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Creating a Taxonomy of Business Models for Data Marketplaces


Abstract and Figures

Data marketplaces can fulfil a key role in realizing the data economy by enabling the commercial trading of data between organizations. Although data marketplace research is a quickly evolving domain, there is a lack of understanding about data marketplace business models. As data marketplaces are vastly different, a taxonomy of data marketplace business models is developed in this study. A standard taxonomy development method is followed to develop the taxonomy. The final taxonomy comprises of 4 meta-dimensions, 17 business model dimensions and 59 business model characteristics. The taxonomy can be used to classify data marketplace business models and sheds light on how data marketplaces are a unique type of digital platforms. The results of this research provide a basis for theorizing in this rapidly evolving domain that is quickly becoming important.
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Creating a Taxonomy of Business Models for Data Marketplaces
Conference Paper · June 2021
DOI: 10.18690/978-961-286-385-9.23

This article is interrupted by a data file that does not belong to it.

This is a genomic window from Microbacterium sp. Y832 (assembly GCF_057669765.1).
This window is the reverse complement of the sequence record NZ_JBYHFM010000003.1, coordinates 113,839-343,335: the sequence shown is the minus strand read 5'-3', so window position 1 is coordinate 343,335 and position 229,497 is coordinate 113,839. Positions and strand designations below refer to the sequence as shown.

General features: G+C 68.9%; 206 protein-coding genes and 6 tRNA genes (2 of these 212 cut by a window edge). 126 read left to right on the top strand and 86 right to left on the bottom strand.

4 authors, including:
Some of the authors of this publication are also working on these related projects:
Business Models for Data Platforms View project
Montijn van de Ven
Eindhoven University of Technology
Antragama Ewa Abbas
Delft University of Technology
Zenlin Kwee
Delft University of Technology
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ISBN 978-961-286-385-9
1 Eindhoven University of Technology, Department of Industrial Engineering and
Innovation Sciences, The Netherlands; e-mail:
2 Delft University of Technology, Faculty of Technology, Policy and Management, The
Netherlands; e-mail:,,
Abstract Data marketplaces can fulfil a key role in realizing the
data economy by enabling the commercial trading of data
between organizations. Although data marketplace research is a
quickly evolving domain, there is a lack of understanding about
data marketplace business models. As data marketplaces are
vastly different, a taxonomy of data marketplace business models
is developed in this study. A standard taxonomy development
is followed to develop the taxonomy. The final
taxonomy comprises of 4 meta-dimensions, 17 business model
dimensions and 59 business model characteristics. The
taxonomy can be used to classify data marketplace business
models and sheds light on how data marketplaces are a unique
type of digital platforms. The results of this research provide a
basis for theorizing in this rapidly evolving domain that is quickly
becoming important.
1 Introduction
As an organization may not always possess the required data to carry out or improve
their processes and services, they may wish to purchase these data from other
organizations. A data marketplace can enable data purchase by providing a digital